“We’ll collect information where landslides have occurred both historically and recently. NML also recently acquired LiDAR (a surveying method that uses laser pulsing) for its whole forest estate which gives it a very detailed representation of the ground surface including a lot of the old erosion that’s occurred. Once we’ve done the mapping of the erosion we’ll then relate the occurrence of erosion to the factors that drive it like slope, shape of the land, and the underlying geology and soils.

“NML is one of the few companies that’s starting to go down that route now but a lot of the forestry companies are going to have to probably. What we’re doing is something much more modern and more fit-for-purpose at operational scale than is available at national scale in the ESC.”

Assistant Principal of Marlborough Boys College, James Ryan, Blenheim, New Zealand

Apprenticeship programme

NML has also announced a new school leaver programme that will provide trade apprenticeships at its Kaituna Sawmill near Blenheim. Starting from next year, NML expects to offer up to four trade apprenticeships at one time at Kaituna Sawmill in a diverse range of vocations including fitter turner, electrician, saw doctor, timber processor, boiler operator, PLC (electronic automation) engineer, and timber machinist.

“We hope that this will provide a big step up for those school leavers keen to take up employment within the forest and wood products industry,” says Kaituna Sawmill General Manager Tracy Goss.

“This allows students to go into training straight away,” says James Ryan, Marlborough Boys College Assistant Principal, “enabling them to be brought into the workforce not as unskilled starters. They’ll have a lot of practical skills, theory, and knowledge they wouldn’t get any other way.”

Ryan notes that although Blenheim is a bustling township, and only twenty minutes’ flight from Wellington, it is still a rural community amongst farms and vineyards.

“So our students tend to focus more on practical based jobs,” he says. “Fewer will leave town to go to university – eighteen percent as opposed to the national average of thirty-six. Our region’s low unemployment rate has a lot to do with this.”

Ryan says between ten and fifteen percent of Marlborough Boys High graduates move into forestry and forestry-aligned jobs.

“Forestry is a real growth industry in Marlborough. It’s always been here and there’s always a need for more people working in it. The increases in plantings has seen an equivalent increased need for keen, capable, effective labour.

“We regularly have some fifty to sixty students in our high school forestry programmes, gaining on-the-job experience while still at school.”

The new three-year apprenticeships will offer practical training during the days, alongside theoretical learning in the evenings.

“Education is what underlies it,” Ryan says. “Once they’ve come to grips with the theory, the on-the-job work reinforces the learning, making it all much more concrete.

“Our leavers can currently join a  silvicultural crew and work their way up through the industry,” he says. “But these new apprenticeships allow them to move up through the ranks much faster. As long as they have Level 2 NCEA, and are seventeen or eighteen years of age, they can consider the apprenticeship option.”

Ryan points out another plus with the apprenticeship scheme – it means there’s no gap between high school and further training. He believes that there’s less risk of distraction or loss of motivation when students make a seamless transition into workplace and training.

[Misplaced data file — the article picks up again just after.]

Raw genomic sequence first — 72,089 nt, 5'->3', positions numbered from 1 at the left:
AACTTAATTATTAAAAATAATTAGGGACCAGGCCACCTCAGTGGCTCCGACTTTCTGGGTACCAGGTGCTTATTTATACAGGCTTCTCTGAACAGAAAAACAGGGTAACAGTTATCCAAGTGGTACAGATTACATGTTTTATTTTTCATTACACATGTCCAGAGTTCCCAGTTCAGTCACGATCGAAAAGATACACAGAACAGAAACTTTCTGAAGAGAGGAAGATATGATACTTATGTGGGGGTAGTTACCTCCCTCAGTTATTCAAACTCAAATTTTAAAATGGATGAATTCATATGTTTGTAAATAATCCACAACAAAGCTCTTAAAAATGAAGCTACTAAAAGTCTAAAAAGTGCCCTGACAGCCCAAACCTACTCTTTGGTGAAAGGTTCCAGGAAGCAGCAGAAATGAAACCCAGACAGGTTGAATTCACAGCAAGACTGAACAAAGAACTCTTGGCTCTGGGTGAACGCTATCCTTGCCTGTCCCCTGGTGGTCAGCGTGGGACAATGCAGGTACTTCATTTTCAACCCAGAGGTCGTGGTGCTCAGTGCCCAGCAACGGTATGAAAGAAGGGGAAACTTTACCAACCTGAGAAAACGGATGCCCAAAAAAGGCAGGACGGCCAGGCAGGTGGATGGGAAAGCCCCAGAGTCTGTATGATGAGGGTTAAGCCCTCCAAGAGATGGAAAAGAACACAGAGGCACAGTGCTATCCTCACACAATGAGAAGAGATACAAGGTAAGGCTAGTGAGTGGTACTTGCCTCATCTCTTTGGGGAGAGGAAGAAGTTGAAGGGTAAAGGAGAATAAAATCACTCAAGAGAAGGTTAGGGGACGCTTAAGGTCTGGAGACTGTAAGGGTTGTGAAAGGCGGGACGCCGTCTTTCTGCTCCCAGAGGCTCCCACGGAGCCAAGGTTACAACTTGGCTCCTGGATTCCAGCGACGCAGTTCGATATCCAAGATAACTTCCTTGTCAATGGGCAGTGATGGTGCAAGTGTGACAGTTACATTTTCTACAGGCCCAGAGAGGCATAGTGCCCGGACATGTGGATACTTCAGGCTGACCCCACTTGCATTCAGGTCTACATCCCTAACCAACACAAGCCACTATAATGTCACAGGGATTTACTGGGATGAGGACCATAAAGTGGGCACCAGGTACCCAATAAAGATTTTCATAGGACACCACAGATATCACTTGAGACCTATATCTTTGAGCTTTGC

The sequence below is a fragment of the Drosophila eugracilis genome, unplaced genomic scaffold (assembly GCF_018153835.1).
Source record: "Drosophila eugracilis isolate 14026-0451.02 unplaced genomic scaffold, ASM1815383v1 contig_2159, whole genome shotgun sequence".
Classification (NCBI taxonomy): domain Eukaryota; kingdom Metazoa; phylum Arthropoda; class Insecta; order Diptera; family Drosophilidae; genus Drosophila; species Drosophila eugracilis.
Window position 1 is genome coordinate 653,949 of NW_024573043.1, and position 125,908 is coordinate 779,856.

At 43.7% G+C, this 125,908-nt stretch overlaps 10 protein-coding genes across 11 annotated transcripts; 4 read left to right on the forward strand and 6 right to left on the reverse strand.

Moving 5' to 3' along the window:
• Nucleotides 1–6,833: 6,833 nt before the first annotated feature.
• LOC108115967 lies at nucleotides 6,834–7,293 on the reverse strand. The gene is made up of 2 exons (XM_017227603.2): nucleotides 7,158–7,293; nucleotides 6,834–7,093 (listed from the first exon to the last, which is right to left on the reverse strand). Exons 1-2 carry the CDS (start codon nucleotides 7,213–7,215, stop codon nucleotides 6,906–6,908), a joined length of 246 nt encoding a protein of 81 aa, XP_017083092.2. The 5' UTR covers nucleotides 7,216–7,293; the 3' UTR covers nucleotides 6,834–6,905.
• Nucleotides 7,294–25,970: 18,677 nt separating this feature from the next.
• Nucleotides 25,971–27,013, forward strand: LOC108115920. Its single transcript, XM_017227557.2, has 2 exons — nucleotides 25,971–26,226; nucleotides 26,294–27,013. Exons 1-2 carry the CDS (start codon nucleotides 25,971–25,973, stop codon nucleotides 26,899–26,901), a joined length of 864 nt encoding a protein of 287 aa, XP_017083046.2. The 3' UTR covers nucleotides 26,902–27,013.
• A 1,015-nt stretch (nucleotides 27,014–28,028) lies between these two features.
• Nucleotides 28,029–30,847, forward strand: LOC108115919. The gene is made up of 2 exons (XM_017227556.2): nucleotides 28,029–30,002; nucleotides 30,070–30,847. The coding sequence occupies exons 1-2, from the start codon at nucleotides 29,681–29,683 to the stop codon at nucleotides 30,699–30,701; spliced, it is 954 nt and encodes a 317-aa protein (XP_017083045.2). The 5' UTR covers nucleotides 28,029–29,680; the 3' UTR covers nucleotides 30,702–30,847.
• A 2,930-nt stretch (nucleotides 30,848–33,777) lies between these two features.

Ryan’s view is that next year will serve as the establishment phase for the apprenticeship scheme but that momentum will soon gather. “Soon enough word will get around that this is an exciting new opportunity for the kids,” he says.

“It’s very much part of the industry upskilling its workers, investing in its growth, and ensuring future safety. This opportunity from NML is a great boost.”

Mary-Jeanne Lynch, Principal/Tumuaki of Marlborough Girls’ College agrees. “This is a great opportunity for our school leavers to continue their learning in the workplace and be mentored and supported through their transition from school to work,” says Lynch. “It also provides the opportunity for students to have long-term careers in our local community.

Mary-Jeanne Lynch, Principal, Marlborough Girls College

“There are many different capabilities that girls can bring to the forestry industry.  Our students have incredibly good skills in working with people, solving problems, leading teams … these are the skills that any employer, including the forestry industry, value and will support a young person to develop through their career pathway.”

Lynch says that Marlborough Girls College students are exploring a wide range of opportunities for when they leave school. “Traditionally we have had about 30 percent of our students head to University study, this is above the national average. The greater proportion of students move into other tertiary study and employment in local industries.

“Currently we are working with a number of local organisations to support our students to understand the wide range of workplace training and career opportunities in Marlborough.”

Students from the college are involved in trades-based learning at school and Lynch says that this leads on to apprenticeships in a variety of sectors including hairdressing, tourism, the equestrian industry and hospitality.

“We are working to ensure that girls understand there are really great work and career opportunities in areas that girls have not traditionally pursued.
This includes the forestry industry.”

She adds that students meeting people from a particular industry, including women who work in that industry, and being shown their workplace and having different types of training and potential career pathways are important ways of changing the perception that an industry such as forestry and timber processing might not be for them.

“This kind of mentoring is really effective in removing barriers for young women, especially in non-traditional careers such as forestry. We are also very keen to show our students that the forestry industry needs a wide range of skills and capabilities in their workforce, including project management, media and marketing, workforce management, and human resources.”